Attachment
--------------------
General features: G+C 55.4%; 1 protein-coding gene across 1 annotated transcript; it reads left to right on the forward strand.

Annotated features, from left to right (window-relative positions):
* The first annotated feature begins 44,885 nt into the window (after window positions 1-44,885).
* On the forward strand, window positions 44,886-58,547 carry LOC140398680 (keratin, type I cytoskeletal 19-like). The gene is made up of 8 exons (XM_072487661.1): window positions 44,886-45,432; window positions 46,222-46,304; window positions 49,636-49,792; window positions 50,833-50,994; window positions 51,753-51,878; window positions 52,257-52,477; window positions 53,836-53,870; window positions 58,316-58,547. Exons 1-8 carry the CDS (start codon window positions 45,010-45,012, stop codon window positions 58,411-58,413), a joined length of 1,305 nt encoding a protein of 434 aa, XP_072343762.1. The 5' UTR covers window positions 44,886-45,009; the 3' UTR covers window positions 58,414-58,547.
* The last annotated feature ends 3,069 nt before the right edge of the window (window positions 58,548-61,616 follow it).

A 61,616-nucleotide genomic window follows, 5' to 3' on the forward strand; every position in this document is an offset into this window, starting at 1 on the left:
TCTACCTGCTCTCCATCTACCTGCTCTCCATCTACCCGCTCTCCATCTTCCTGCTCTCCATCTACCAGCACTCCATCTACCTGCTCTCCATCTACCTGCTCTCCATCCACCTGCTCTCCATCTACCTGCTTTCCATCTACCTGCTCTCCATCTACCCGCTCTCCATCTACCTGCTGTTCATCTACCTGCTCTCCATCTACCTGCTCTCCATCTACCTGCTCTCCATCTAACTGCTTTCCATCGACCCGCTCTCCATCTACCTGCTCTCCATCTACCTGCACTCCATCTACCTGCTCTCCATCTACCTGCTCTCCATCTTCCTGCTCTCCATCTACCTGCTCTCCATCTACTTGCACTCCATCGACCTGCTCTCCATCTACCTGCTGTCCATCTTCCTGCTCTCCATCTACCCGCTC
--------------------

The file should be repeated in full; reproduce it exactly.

General features: G+C 55.4%; 1 protein-coding gene across 1 annotated transcript; it reads left to right on the forward strand.

Annotated features, from left to right (window-relative positions):
* The first annotated feature begins 44,885 nt into the window (after window positions 1-44,885).
* On the forward strand, window positions 44,886-58,547 carry LOC140398680 (keratin, type I cytoskeletal 19-like). The gene is made up of 8 exons (XM_072487661.1): window positions 44,886-45,432; window positions 46,222-46,304; window positions 49,636-49,792; window positions 50,833-50,994; window positions 51,753-51,878; window positions 52,257-52,477; window positions 53,836-53,870; window positions 58,316-58,547. Exons 1-8 carry the CDS (start codon window positions 45,010-45,012, stop codon window positions 58,411-58,413), a joined length of 1,305 nt encoding a protein of 434 aa, XP_072343762.1. The 5' UTR covers window positions 44,886-45,009; the 3' UTR covers window positions 58,414-58,547.
* The last annotated feature ends 3,069 nt before the right edge of the window (window positions 58,548-61,616 follow it).

A 61,616-nucleotide genomic window follows, 5' to 3' on the forward strand; every position in this document is an offset into this window, starting at 1 on the left:
TCTACCTGCTCTCCATCTACCTGCTCTCCATCTACCCGCTCTCCATCTTCCTGCTCTCCATCTACCAGCACTCCATCTACCTGCTCTCCATCTACCTGCTCTCCATCCACCTGCTCTCCATCTACCTGCTTTCCATCTACCTGCTCTCCATCTACCCGCTCTCCATCTACCTGCTGTTCATCTACCTGCTCTCCATCTACCTGCTCTCCATCTACCTGCTCTCCATCTAACTGCTTTCCATCGACCCGCTCTCCATCTACCTGCTCTCCATCTACCTGCACTCCATCTACCTGCTCTCCATCTACCTGCTCTCCATCTTCCTGCTCTCCATCTACCTGCTCTCCATCTACTTGCACTCCATCGACCTGCTCTCCATCTACCTGCTGTCCATCTTCCTGCTCTCCATCTACCCGCTC